Articles Tagged with Florida premises liability

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negligent apartment security lawyerThe death of a young college student at the hands of her apartment maintenance worker has driven her family to push for better apartment security, both in a Florida wrongful death lawsuit and a proposed bill. The latter could have significant implications for the 35 percent (2.8 million) Floridians who live in apartments.

According to authorities, Miya Marcano was slain by a maintenance worker with a spotty criminal past. She’d reportedly complained to apartment management that his unsolicited sexual overtures made her uncomfortable. Police say her attacker used a master key fob to gain access to the 19-year-old’s apartment the day of her death. The maintenance worker committed suicide a few days after her disappearance in September. Her body was later found near an old residence of his.

The following month, her family filed a Florida wrongful death lawsuit, alleging negligent security (a form of premises liability), negligent hiring, and negligent retention. They allege the the apartment complex that employed the maintenance worker ignored red flags that he might pose a danger to residents, particularly given Miya’s complaint and the fact that a different female resident at another apartment complex where he was previously employed had also complained about his unwanted advances. What’s more, the maintenance worker had essentially unfettered access to her apartment with his master key fob. This is something many Florida apartment complexes allow for various maintenance issues. Family members allege that clearly without proper oversight and in the wrong hands, such access is extremely dangerous.

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Florida premises liability lawyerIn any Florida premises liability case, the question of whether the defendant is responsible for the harm someone else suffered on their property often depends heavily on the unique circumstances of the case. Sometimes, that circumstance is a giant ice cream cone.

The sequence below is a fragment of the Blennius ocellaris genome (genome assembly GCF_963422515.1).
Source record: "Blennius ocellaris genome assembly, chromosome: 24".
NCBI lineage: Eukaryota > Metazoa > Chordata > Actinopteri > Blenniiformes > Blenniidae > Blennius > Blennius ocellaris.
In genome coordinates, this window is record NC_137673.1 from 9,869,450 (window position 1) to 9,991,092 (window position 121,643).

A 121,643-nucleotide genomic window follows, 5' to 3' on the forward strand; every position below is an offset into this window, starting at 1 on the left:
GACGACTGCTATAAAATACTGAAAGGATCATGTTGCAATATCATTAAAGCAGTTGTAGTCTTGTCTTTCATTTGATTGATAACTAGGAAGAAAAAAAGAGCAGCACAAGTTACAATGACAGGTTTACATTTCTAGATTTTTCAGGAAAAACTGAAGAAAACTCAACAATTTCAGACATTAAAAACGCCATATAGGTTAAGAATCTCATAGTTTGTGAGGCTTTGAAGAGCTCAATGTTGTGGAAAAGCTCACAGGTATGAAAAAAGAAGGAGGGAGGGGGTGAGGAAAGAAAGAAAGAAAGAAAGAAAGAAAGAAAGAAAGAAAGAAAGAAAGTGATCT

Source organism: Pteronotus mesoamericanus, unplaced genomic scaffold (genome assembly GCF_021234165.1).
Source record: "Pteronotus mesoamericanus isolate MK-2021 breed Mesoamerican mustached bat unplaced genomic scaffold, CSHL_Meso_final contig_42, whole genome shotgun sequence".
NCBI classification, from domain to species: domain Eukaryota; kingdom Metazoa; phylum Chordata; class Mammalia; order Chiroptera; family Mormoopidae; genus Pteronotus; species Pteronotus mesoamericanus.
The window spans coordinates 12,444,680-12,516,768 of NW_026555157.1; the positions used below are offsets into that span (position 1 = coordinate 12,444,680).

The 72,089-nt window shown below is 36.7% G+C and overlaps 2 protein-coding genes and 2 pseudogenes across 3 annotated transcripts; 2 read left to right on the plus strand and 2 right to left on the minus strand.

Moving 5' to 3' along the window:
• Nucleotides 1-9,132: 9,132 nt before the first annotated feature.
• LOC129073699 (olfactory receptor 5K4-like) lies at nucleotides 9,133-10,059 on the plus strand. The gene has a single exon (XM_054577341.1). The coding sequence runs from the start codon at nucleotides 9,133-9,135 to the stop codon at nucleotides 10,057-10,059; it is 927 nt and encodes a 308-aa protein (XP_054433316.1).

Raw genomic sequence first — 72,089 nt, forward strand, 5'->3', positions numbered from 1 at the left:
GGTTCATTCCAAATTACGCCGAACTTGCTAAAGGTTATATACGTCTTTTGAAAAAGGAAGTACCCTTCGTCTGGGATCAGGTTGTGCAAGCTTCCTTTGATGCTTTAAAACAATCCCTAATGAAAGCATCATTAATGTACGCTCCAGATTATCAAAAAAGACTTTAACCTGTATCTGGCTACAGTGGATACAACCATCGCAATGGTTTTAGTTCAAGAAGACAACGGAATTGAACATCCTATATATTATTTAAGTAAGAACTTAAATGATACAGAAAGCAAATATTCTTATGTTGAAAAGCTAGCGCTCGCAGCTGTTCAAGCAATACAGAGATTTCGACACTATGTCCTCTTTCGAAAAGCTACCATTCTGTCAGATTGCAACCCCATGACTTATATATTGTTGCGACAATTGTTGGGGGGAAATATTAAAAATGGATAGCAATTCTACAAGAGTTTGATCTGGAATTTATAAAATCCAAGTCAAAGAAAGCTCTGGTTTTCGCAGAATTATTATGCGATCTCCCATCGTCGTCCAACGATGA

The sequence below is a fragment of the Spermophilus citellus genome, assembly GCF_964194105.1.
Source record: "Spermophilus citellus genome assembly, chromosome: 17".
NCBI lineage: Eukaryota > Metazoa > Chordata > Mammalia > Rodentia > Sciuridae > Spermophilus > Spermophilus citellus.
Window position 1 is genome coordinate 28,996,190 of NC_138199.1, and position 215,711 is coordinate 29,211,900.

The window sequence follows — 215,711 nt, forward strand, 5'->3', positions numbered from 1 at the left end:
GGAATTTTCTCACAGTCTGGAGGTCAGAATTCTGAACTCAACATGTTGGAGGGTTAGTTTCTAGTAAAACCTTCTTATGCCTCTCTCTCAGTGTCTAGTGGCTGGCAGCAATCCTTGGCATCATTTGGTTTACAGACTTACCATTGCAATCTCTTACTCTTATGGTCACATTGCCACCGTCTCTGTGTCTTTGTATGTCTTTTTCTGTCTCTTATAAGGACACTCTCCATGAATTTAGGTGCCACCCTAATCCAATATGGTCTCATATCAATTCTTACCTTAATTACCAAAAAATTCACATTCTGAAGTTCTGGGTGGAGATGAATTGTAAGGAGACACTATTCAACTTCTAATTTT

See: Greene v. Twistee Treat USA et al., recently before Florida’s Second District Court of Appeal.

Normally, people have an obligation to watch out for potential hazards when they’re on someone else’s property. They have a duty to avoid any open and obvious dangers. But that does not excuse property owners (businesses in particular) from their duty to anticipate potential dangers – even if they are open and obvious – and to warn guests of them. This is especially true if the property owner could have anticipated that the patron would be distracted or that it would have been so long since the last time they saw the hazard that they could have easily forgotten it.

In the case of the Twistee Treat tripping hazard, the 2nd DCA ruled that the “novel architecture” of the ice cream shop itself could be distracting enough that patrons might be forgiven not noticing/avoiding some hazards as they approach. Continue reading

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